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function randArray(arrayName) {
    arln = arrayName.length;
    arst = arrayName[Math.floor(Math.random() * arln)];
    return arst;

}


    create: function(){
        //starts physics engine
        game.physics.startSystem(Phaser.Physics.ARCADE);
        player = game.add.sprite(width/2, height/2, 'player');
        randSpawnItem = game.add.sprite(10, 10, randArray(randItem));
        randSpawnItem2 = game.add.sprite(50, 50, randArray(randItem));

So the randArray function works, and there is nothing wrong with the create. I'm using Phaser, and I'm trying to spawn items randomly (kind of like in Binding of Issac.) I forsee a problem in the future, when I'm detecting for collison, I need to know what item spawned to give the right kind of item to the player. How would I get that third attribute of randSpawnItem or randSpawnItem2, or is there another way to go at this completely? Sorry if that's a noobie question! Didn't know how to word it and didn't find it anywhere else. Thanks in advance for your time.

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  • \$\begingroup\$ This question seems to be about programming in general, and as such is off topic for this site. A better place to find an answer would be a javascript tutorial. \$\endgroup\$ – Peter Apr 19 '17 at 20:33
  • 1
    \$\begingroup\$ @Peter the site's policy on programming questions is continuing to evolve as we figure out how to best work together as a community. Myself, I think the problem described here - spawning a random item on a map and recording not just that object's visual but also what type of item was spawned in a way that's convenient to refer to for collision checking - that sounds like something a game programmer might have better & more complete/game-suitable suggestions for than we'd expect to get from a more general programmer. \$\endgroup\$ – DMGregory Apr 22 '17 at 23:48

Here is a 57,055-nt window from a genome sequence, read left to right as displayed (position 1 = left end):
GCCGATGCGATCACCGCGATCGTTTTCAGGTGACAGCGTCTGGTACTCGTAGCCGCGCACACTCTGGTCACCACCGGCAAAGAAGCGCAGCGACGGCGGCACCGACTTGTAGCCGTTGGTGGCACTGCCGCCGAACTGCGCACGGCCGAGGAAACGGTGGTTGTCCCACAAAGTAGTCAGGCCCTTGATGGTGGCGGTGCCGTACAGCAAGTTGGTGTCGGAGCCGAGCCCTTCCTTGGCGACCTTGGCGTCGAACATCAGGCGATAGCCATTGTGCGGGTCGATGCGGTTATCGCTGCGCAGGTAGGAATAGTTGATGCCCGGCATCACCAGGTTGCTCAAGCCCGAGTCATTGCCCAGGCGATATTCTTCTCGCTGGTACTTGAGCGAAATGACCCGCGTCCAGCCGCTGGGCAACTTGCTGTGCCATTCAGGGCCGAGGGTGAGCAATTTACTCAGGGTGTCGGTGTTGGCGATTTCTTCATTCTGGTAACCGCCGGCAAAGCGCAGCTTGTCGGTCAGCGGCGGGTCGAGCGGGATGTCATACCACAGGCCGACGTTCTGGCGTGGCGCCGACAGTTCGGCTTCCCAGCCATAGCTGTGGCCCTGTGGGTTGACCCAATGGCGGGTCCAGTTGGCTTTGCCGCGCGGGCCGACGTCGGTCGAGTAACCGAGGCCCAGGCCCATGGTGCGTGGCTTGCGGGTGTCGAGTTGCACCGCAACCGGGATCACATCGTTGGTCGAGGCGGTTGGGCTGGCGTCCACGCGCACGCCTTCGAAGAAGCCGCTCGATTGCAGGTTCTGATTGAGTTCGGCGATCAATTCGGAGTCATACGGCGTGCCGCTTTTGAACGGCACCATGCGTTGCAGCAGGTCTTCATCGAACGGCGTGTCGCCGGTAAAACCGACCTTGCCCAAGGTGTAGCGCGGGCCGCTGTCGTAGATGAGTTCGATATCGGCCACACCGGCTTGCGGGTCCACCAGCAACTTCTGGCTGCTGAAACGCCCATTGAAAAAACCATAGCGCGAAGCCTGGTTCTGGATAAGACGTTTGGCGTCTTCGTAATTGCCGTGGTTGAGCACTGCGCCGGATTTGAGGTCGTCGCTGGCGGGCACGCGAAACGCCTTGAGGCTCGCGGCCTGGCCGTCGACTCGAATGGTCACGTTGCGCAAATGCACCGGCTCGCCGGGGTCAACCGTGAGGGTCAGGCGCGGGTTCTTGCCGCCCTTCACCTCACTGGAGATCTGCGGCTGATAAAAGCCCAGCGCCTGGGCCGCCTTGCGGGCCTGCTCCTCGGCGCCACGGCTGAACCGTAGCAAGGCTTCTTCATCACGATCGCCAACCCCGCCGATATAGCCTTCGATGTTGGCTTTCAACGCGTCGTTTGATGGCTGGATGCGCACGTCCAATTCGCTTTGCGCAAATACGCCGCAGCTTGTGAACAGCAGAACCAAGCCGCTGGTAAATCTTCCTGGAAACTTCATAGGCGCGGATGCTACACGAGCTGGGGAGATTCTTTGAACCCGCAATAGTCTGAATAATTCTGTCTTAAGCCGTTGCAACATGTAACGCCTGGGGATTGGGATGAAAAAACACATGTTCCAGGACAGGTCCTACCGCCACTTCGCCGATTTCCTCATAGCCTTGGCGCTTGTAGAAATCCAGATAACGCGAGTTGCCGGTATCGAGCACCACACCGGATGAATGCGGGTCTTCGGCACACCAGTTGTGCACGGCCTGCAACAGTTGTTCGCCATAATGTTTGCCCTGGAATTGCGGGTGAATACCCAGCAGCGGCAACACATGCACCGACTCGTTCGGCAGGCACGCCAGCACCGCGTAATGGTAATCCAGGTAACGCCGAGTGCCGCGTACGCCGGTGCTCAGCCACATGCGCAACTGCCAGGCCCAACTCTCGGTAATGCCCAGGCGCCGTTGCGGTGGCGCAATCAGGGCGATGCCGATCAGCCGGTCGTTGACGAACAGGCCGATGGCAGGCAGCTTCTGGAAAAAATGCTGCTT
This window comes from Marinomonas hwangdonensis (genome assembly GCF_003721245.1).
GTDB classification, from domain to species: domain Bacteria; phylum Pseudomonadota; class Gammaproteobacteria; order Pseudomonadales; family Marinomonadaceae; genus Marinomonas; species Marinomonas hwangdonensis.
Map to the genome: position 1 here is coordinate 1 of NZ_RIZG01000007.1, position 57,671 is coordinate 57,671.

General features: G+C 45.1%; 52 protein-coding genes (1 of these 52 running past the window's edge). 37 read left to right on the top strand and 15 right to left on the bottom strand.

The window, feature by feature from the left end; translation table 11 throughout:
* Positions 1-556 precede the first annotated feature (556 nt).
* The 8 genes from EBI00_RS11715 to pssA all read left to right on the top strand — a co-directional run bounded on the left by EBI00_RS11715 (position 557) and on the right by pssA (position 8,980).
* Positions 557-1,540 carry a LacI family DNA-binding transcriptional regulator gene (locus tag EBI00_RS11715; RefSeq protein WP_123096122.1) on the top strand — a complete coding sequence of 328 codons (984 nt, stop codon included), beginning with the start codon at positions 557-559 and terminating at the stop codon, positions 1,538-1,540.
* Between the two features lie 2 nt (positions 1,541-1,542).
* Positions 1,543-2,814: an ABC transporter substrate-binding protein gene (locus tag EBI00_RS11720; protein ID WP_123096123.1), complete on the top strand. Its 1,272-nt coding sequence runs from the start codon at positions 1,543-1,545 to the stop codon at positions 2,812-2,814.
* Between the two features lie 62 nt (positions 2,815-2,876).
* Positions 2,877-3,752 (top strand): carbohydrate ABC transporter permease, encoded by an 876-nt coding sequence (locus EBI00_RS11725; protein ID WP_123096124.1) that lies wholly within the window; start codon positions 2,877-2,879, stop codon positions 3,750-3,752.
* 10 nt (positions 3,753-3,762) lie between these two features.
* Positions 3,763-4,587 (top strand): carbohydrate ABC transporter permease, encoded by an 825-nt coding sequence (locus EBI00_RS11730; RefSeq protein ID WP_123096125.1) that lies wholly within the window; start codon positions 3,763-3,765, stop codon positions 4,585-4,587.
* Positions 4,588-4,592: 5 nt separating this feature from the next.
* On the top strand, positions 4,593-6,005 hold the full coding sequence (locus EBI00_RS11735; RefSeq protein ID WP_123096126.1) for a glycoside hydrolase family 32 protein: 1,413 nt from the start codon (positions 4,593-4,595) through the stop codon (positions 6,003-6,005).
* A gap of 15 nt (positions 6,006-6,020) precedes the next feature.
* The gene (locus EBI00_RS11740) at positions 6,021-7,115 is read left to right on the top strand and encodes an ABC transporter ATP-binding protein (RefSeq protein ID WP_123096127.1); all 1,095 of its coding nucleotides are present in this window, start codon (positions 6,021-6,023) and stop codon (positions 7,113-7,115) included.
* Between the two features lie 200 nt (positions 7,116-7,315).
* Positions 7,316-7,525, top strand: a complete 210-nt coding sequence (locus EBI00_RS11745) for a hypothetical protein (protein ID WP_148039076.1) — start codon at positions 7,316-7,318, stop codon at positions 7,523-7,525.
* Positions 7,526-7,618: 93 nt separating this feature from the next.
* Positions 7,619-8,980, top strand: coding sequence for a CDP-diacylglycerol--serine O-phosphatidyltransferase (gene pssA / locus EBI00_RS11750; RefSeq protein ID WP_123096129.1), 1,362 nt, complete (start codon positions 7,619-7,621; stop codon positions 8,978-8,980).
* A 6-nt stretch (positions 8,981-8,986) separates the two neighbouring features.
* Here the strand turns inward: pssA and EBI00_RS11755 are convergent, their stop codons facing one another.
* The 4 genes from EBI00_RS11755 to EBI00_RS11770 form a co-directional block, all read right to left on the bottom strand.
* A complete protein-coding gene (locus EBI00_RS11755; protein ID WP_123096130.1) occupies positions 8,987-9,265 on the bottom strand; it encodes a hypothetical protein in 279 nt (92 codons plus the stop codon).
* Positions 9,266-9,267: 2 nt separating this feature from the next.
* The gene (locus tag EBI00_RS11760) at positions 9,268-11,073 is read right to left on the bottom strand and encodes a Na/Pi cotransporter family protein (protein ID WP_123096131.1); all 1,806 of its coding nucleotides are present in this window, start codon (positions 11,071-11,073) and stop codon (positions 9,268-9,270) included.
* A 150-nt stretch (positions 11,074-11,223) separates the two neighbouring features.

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You absolutely can. Just change what's returned and how you interact with it.

function randArray(arrayName) {
    arln = arrayName.length;
    arst = arrayName[Math.floor(Math.random() * arln)];
    return this;
}

var someArray = [1, 2, 3, 4, 5];

var random = randArray(someArray);
document.getElementById('placeholder').textContent = 'Length: ' + random.arln + ' Random item: ' + random.arst;
<div id="placeholder">
</div>

However, if you're going to continue using Phaser you might want to look at how to extend sprites in Phaser. Creating custom objects will allow you to do most of the plumbing in a single location, and help with maintainability.

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